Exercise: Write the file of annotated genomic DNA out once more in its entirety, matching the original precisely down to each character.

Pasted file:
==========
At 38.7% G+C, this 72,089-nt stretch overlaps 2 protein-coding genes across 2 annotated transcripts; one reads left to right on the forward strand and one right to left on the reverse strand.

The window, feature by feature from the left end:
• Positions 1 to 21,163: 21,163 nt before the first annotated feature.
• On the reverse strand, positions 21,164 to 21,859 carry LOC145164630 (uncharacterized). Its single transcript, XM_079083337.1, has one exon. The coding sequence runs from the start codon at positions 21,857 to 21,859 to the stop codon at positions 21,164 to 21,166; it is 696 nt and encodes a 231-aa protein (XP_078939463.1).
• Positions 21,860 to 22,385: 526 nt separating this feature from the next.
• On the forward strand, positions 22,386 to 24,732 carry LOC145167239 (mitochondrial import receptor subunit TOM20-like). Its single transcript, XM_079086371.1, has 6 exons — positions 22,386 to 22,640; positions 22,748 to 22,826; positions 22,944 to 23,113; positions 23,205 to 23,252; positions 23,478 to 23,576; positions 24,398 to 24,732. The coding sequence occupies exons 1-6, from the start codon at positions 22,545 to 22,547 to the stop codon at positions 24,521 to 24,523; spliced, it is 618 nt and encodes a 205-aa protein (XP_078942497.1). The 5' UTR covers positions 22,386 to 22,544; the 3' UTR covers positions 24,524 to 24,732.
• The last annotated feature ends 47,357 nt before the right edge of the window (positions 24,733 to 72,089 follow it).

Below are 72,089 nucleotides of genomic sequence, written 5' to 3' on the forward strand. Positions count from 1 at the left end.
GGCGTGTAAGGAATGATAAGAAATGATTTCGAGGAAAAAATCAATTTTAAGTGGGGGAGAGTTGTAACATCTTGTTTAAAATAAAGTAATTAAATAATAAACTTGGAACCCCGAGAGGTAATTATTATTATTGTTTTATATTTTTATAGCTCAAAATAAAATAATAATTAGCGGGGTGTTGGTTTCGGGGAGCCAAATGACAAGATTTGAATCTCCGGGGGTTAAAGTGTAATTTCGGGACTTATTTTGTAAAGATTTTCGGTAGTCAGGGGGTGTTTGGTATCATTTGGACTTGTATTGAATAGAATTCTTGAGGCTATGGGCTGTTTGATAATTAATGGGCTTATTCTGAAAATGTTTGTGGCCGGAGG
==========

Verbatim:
At 38.7% G+C, this 72,089-nt stretch overlaps 2 protein-coding genes across 2 annotated transcripts; one reads left to right on the forward strand and one right to left on the reverse strand.

The window, feature by feature from the left end:
• Positions 1 to 21,163: 21,163 nt before the first annotated feature.
• On the reverse strand, positions 21,164 to 21,859 carry LOC145164630 (uncharacterized). Its single transcript, XM_079083337.1, has one exon. The coding sequence runs from the start codon at positions 21,857 to 21,859 to the stop codon at positions 21,164 to 21,166; it is 696 nt and encodes a 231-aa protein (XP_078939463.1).
• Positions 21,860 to 22,385: 526 nt separating this feature from the next.
• On the forward strand, positions 22,386 to 24,732 carry LOC145167239 (mitochondrial import receptor subunit TOM20-like). Its single transcript, XM_079086371.1, has 6 exons — positions 22,386 to 22,640; positions 22,748 to 22,826; positions 22,944 to 23,113; positions 23,205 to 23,252; positions 23,478 to 23,576; positions 24,398 to 24,732. The coding sequence occupies exons 1-6, from the start codon at positions 22,545 to 22,547 to the stop codon at positions 24,521 to 24,523; spliced, it is 618 nt and encodes a 205-aa protein (XP_078942497.1). The 5' UTR covers positions 22,386 to 22,544; the 3' UTR covers positions 24,524 to 24,732.
• The last annotated feature ends 47,357 nt before the right edge of the window (positions 24,733 to 72,089 follow it).

Below are 72,089 nucleotides of genomic sequence, written 5' to 3' on the forward strand. Positions count from 1 at the left end.
GGCGTGTAAGGAATGATAAGAAATGATTTCGAGGAAAAAATCAATTTTAAGTGGGGGAGAGTTGTAACATCTTGTTTAAAATAAAGTAATTAAATAATAAACTTGGAACCCCGAGAGGTAATTATTATTATTGTTTTATATTTTTATAGCTCAAAATAAAATAATAATTAGCGGGGTGTTGGTTTCGGGGAGCCAAATGACAAGATTTGAATCTCCGGGGGTTAAAGTGTAATTTCGGGACTTATTTTGTAAAGATTTTCGGTAGTCAGGGGGTGTTTGGTATCATTTGGACTTGTATTGAATAGAATTCTTGAGGCTATGGGCTGTTTGATAATTAATGGGCTTATTCTGAAAATGTTTGTGGCCGGAGG